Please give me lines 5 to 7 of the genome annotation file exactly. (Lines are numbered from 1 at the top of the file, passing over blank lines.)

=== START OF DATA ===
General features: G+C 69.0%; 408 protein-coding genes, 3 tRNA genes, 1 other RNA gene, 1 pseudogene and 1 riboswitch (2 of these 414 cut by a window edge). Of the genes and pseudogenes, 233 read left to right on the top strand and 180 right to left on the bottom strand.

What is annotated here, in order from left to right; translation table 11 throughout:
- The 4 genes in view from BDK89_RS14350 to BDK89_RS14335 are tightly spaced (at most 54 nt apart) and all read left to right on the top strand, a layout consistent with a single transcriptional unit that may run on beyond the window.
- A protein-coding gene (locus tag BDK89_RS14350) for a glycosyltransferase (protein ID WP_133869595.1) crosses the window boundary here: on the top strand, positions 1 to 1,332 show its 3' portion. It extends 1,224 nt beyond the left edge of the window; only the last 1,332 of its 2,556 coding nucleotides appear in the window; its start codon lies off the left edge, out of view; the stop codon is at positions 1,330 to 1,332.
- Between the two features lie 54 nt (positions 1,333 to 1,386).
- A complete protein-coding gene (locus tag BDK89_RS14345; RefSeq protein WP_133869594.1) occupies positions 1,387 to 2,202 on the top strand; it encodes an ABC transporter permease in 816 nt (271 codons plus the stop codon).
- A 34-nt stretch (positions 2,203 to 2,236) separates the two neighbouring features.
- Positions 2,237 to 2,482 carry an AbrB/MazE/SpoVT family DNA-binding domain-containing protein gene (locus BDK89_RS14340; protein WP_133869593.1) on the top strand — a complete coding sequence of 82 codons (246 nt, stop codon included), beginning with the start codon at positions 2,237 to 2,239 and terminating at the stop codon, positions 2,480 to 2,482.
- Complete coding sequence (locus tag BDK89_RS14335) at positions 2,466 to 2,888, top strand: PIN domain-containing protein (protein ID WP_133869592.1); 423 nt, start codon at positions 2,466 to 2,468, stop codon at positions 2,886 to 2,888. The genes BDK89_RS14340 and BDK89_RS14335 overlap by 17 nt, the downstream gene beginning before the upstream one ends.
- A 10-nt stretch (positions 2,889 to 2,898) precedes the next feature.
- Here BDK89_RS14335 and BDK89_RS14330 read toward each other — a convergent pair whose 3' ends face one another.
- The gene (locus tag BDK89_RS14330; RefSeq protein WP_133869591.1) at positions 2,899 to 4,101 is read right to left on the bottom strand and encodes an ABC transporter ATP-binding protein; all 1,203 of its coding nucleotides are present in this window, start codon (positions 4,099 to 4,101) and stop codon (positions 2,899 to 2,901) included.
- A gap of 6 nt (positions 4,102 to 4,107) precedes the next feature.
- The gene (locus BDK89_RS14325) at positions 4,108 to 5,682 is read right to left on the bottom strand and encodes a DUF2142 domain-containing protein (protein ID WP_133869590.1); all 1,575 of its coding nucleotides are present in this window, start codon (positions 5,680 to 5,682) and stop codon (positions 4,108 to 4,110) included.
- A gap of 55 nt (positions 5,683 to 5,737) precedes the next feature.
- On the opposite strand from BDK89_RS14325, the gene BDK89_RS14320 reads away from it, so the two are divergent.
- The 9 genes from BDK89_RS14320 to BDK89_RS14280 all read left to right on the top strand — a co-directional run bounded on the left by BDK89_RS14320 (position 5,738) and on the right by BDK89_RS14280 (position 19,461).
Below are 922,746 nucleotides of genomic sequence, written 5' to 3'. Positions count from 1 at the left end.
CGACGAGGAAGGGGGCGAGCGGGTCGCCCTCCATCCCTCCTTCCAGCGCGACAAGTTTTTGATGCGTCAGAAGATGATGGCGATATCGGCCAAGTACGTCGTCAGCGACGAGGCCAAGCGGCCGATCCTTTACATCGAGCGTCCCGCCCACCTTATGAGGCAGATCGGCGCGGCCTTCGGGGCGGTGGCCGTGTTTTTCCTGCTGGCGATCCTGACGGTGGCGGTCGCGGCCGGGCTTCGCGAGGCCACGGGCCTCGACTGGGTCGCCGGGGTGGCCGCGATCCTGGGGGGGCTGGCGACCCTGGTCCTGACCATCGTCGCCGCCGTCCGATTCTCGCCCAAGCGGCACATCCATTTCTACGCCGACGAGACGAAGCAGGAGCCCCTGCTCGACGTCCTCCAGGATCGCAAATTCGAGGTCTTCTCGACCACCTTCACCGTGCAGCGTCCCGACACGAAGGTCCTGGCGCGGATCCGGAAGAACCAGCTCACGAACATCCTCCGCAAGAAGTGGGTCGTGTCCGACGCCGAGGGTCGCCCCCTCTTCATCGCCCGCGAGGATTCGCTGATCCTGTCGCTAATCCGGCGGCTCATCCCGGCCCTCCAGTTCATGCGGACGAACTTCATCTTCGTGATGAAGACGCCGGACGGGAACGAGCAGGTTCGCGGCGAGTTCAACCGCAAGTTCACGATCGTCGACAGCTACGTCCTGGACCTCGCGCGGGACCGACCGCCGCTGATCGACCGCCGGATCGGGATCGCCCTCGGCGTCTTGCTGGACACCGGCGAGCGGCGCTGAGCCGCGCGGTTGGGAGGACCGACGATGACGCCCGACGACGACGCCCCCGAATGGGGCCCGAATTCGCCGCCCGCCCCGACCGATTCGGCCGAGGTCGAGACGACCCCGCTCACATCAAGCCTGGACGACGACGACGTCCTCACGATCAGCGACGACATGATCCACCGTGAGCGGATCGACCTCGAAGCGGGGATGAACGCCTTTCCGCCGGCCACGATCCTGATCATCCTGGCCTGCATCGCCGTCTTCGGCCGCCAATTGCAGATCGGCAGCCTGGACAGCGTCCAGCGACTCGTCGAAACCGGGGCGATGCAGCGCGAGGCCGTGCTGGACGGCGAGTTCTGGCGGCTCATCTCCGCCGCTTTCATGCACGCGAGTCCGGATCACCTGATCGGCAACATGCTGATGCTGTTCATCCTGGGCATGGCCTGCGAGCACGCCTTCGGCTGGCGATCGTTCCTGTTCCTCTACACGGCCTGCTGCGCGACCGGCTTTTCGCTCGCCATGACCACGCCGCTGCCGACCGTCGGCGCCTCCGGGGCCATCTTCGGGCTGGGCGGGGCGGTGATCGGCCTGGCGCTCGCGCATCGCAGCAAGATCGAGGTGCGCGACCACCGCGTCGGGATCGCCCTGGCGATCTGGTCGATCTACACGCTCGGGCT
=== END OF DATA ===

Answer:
- Between the two features lie 54 nt (positions 1,333 to 1,386).
- A complete protein-coding gene (locus tag BDK89_RS14345; RefSeq protein WP_133869594.1) occupies positions 1,387 to 2,202 on the top strand; it encodes an ABC transporter permease in 816 nt (271 codons plus the stop codon).
- A 34-nt stretch (positions 2,203 to 2,236) separates the two neighbouring features.